Your vagina is an important part of both your internal and external reproductive anatomy. It’s a powerful passage that plays a role in sex, menstruation, pregnancy and childbirth. Regular pelvic exams and Pap smears, and safer sex practices can help keep your vagina healthy and infection-free.
Your vagina is a stretchy, muscular canal that’s an important part of your reproductive anatomy. Many people refer to “vaginas” as a stand-in for all the reproductive parts associated with being assigned female at birth (AFAB). But your vagina is just one essential organ that’s part of your reproductive and sexual health.
Your vagina is an essential part of your external genitals, or your vulva, which allows you to experience sexual pleasure. And, it’s an important part of your internal reproductive system, which makes pregnancy and childbirth possible.
Cleveland Clinic is a non-profit academic medical center. Advertising on our site helps support our mission. We do not endorse non-Cleveland Clinic products or services. Policy
People who are assigned female at birth (AFAB) have vaginas. AFAB people include cisgender women — people who are AFAB and identify as women — and some transgender men and nonbinary individuals. Some intersex individuals have cervixes, too.
Your vagina enables you to experience sexual pleasure, channels period blood outside of your body, and plays a role in both pregnancy and childbirth.
Sometimes, a vagina sometimes is compared to a self-cleaning oven because it cleans itself without any outside help. Your vagina is host to a variety of bacteria and fungi that keep it healthy. These tiny organisms coexist in a delicate ecosystem, sometimes called your microbiome or vaginal flora. When you have the right balance of these organisms in your vagina (especially a lot of Lactobacilli, the “good” bacteria in your vagina), your vagina is infection-free. An imbalance of bacteria or an overgrowth of fungus can lead to infection.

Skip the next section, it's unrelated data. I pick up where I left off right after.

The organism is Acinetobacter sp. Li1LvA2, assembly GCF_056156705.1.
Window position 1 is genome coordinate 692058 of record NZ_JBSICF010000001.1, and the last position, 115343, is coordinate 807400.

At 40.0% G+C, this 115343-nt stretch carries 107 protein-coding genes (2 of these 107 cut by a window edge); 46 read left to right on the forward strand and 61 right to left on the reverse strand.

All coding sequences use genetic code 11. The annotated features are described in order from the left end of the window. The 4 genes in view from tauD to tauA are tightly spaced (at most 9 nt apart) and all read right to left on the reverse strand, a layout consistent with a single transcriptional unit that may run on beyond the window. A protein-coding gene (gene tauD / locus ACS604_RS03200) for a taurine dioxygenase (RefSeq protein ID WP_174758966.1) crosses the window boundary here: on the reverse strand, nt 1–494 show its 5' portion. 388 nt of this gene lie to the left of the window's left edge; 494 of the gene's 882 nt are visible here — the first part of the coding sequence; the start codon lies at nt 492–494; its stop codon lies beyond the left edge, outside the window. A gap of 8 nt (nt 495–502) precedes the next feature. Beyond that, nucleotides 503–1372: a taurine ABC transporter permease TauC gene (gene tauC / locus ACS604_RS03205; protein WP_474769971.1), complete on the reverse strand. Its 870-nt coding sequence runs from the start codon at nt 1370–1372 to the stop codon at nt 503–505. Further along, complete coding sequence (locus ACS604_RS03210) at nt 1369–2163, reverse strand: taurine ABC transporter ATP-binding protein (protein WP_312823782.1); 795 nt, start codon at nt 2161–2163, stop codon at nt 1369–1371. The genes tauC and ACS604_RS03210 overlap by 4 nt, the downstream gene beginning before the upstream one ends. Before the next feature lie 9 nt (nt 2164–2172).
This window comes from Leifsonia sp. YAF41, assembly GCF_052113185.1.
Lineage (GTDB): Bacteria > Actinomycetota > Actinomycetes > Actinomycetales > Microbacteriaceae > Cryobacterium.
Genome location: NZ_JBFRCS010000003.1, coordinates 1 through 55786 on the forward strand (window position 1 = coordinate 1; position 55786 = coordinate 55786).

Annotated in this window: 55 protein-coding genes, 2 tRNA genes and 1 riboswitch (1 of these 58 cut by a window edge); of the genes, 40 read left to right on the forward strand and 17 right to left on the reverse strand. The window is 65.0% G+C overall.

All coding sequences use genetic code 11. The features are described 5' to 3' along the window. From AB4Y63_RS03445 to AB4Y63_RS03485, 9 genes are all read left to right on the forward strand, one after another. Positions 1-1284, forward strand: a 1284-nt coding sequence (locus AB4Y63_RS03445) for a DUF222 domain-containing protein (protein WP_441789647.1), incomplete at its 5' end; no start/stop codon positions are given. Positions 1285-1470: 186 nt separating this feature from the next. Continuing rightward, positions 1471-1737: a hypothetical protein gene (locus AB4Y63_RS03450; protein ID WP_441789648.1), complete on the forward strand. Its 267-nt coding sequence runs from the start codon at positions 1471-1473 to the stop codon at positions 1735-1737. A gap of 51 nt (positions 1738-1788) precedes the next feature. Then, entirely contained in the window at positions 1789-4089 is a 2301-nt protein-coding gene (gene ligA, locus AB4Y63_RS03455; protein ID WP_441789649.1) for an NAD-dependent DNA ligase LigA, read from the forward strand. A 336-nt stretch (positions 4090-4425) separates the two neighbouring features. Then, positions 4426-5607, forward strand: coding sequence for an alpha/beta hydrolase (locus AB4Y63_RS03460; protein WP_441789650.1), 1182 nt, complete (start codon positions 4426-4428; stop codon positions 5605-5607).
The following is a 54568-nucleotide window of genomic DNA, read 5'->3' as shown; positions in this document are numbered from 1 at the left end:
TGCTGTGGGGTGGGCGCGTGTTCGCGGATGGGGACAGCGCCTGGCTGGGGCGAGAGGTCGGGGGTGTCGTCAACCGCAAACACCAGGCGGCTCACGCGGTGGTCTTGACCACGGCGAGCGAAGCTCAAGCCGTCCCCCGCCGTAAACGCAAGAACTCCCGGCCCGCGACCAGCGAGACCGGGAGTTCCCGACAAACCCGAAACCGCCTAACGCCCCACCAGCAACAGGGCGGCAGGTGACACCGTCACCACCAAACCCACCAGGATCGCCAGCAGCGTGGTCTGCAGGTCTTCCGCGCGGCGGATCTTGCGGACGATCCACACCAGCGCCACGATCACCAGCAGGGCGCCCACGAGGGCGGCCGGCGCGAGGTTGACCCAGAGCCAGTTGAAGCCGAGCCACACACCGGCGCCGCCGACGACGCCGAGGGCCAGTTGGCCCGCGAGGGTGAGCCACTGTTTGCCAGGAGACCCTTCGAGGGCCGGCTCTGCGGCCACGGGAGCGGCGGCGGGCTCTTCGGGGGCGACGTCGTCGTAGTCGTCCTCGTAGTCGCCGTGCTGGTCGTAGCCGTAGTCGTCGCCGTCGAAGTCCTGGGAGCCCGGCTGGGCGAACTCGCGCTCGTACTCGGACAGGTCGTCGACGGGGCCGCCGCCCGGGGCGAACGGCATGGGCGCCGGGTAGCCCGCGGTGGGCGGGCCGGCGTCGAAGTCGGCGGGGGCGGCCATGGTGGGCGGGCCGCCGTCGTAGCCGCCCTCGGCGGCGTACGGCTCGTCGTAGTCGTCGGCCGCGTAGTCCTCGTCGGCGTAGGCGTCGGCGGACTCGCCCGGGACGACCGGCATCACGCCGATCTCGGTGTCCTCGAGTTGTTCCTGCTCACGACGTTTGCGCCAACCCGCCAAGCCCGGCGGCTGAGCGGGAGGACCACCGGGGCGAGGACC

Many people confuse “vaginas” and “vulvas,” but your vagina and vulva aren’t the same. Your vagina is a canal-like organ located inside of your body that opens outside of your body. It’s a powerful passage that leads from your uterus (inside of your body) to your vulva, which includes your external reproductive organs, or genitals.
Your vagina extends from your cervix, a neck-like piece of tissue that connects your vagina to your uterus. Your vagina ends as a hole outside of your body, called your vaginal opening. Your vagina is between your bladder (which holds your urine, or pee) and your rectum (which holds your poop).
Your G-spot is located just a few inches inside of your vagina, on the front wall. Many people find it pleasurable when this area is stimulated (with a finger or penis) during sex.